Tu­to­rial 2

Cre­ate freak­ish an­i­mal com­bos and dis­cover a host of es­sen­tial Pho­to­shop com­posit­ing skills, mad doc­tor James Pater­son ex­plains

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Play the mad sci­en­tist in Pho­to­shop to make an­i­mal mashups

ever won­dered what the off­spring of a hippo and a ham­ster might look like? Or a poo­dle and a go­rilla? With a few sim­ple Pho­to­shop skills you can un­leash your in­ner Dr

Moreau and find out. Us­ing a com­bi­na­tion of se­lec­tion and layer skills we can cre­ate all man­ner of crea­ture com­bos. We’ve sup­plied the start­ing im­ages for our zebra/ cock­erel hy­brid (a ‘Zock­era’?) but why not try the tech­nique out on your own ma­cabre cre­ations?

How­ever, keep in mind that the suc­cess of an ef­fect like this – or any com­pos­ite – be­gins with the choice of im­ages. There needs to be some con­sis­tency in the light­ing, cam­era an­gle and the sub­ject’s pose for the com­pos­ite to work. If for ex­am­ple, you have one shot that’s lit with the hard mid­day sun and an­other that’s shot in the shade, then the shad­ows will fall dif­fer­ently on each and they’ll be dif­fi­cult to match up. So aim for con­sis­tent qual­ity and di­rec­tion of light­ing.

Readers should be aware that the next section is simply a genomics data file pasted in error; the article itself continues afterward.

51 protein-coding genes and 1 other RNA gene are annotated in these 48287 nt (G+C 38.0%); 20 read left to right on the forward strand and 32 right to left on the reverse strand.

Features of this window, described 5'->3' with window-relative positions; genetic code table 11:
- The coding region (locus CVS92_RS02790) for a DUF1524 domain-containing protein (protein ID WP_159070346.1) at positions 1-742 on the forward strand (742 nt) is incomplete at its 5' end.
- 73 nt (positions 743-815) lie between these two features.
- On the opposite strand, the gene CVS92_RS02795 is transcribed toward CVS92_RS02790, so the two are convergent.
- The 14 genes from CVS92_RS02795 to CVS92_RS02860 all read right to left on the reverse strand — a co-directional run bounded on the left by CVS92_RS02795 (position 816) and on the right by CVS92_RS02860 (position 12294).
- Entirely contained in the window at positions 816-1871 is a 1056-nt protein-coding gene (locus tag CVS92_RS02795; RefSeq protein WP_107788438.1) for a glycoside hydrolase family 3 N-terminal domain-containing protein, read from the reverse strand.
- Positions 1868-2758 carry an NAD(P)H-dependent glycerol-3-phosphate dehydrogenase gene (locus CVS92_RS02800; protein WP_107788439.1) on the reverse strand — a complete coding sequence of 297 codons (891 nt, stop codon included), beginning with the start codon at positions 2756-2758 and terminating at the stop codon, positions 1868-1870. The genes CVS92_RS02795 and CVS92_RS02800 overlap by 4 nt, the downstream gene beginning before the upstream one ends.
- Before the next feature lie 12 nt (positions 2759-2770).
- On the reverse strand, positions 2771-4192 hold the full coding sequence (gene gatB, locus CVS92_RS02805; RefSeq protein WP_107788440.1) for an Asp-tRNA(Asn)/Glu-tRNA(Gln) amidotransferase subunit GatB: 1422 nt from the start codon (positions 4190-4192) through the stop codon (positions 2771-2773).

Pho­to­shop of­fers lots of use­ful tools for com­posit­ing two or more pho­tos into one, but two of the most use­ful for this kind of Pho­to­shop­ping are the Quick Se­lec­tion tool and Layer Masks.

We can paint over the head of the cock­erel with the Quick Se­lec­tion tool to swiftly iso­late it. Af­ter im­prov­ing the se­lec­tion with the pow­er­ful Se­lect and Mask com­mand, we out­put it as a layer mask, then fine-tune the blend of lay­ers un­til ev­ery­thing fits to­gether as we want.

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